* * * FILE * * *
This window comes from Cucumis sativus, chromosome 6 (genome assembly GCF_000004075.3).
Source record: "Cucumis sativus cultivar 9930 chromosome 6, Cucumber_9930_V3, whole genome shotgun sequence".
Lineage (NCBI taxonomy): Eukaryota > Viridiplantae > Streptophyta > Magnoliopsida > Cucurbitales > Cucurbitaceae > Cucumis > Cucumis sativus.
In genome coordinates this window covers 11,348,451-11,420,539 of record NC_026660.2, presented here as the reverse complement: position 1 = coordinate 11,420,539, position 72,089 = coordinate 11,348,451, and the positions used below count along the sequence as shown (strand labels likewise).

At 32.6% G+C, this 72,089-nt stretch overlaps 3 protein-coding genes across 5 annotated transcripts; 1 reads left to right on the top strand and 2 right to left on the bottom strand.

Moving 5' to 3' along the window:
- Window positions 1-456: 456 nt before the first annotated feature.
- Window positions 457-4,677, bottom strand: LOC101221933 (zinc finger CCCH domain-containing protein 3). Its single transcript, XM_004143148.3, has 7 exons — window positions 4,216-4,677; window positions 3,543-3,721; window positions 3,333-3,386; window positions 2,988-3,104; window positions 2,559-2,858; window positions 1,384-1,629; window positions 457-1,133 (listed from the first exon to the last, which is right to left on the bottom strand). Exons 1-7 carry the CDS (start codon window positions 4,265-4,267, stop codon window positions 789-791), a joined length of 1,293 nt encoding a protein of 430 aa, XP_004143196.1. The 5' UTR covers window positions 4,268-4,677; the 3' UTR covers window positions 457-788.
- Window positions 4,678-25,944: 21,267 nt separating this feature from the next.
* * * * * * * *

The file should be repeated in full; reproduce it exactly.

This window comes from Cucumis sativus, chromosome 6 (genome assembly GCF_000004075.3).
Source record: "Cucumis sativus cultivar 9930 chromosome 6, Cucumber_9930_V3, whole genome shotgun sequence".
Lineage (NCBI taxonomy): Eukaryota > Viridiplantae > Streptophyta > Magnoliopsida > Cucurbitales > Cucurbitaceae > Cucumis > Cucumis sativus.
In genome coordinates this window covers 11,348,451-11,420,539 of record NC_026660.2, presented here as the reverse complement: position 1 = coordinate 11,420,539, position 72,089 = coordinate 11,348,451, and the positions used below count along the sequence as shown (strand labels likewise).

At 32.6% G+C, this 72,089-nt stretch overlaps 3 protein-coding genes across 5 annotated transcripts; 1 reads left to right on the top strand and 2 right to left on the bottom strand.

Moving 5' to 3' along the window:
- Window positions 1-456: 456 nt before the first annotated feature.
- Window positions 457-4,677, bottom strand: LOC101221933 (zinc finger CCCH domain-containing protein 3). Its single transcript, XM_004143148.3, has 7 exons — window positions 4,216-4,677; window positions 3,543-3,721; window positions 3,333-3,386; window positions 2,988-3,104; window positions 2,559-2,858; window positions 1,384-1,629; window positions 457-1,133 (listed from the first exon to the last, which is right to left on the bottom strand). Exons 1-7 carry the CDS (start codon window positions 4,265-4,267, stop codon window positions 789-791), a joined length of 1,293 nt encoding a protein of 430 aa, XP_004143196.1. The 5' UTR covers window positions 4,268-4,677; the 3' UTR covers window positions 457-788.
- Window positions 4,678-25,944: 21,267 nt separating this feature from the next.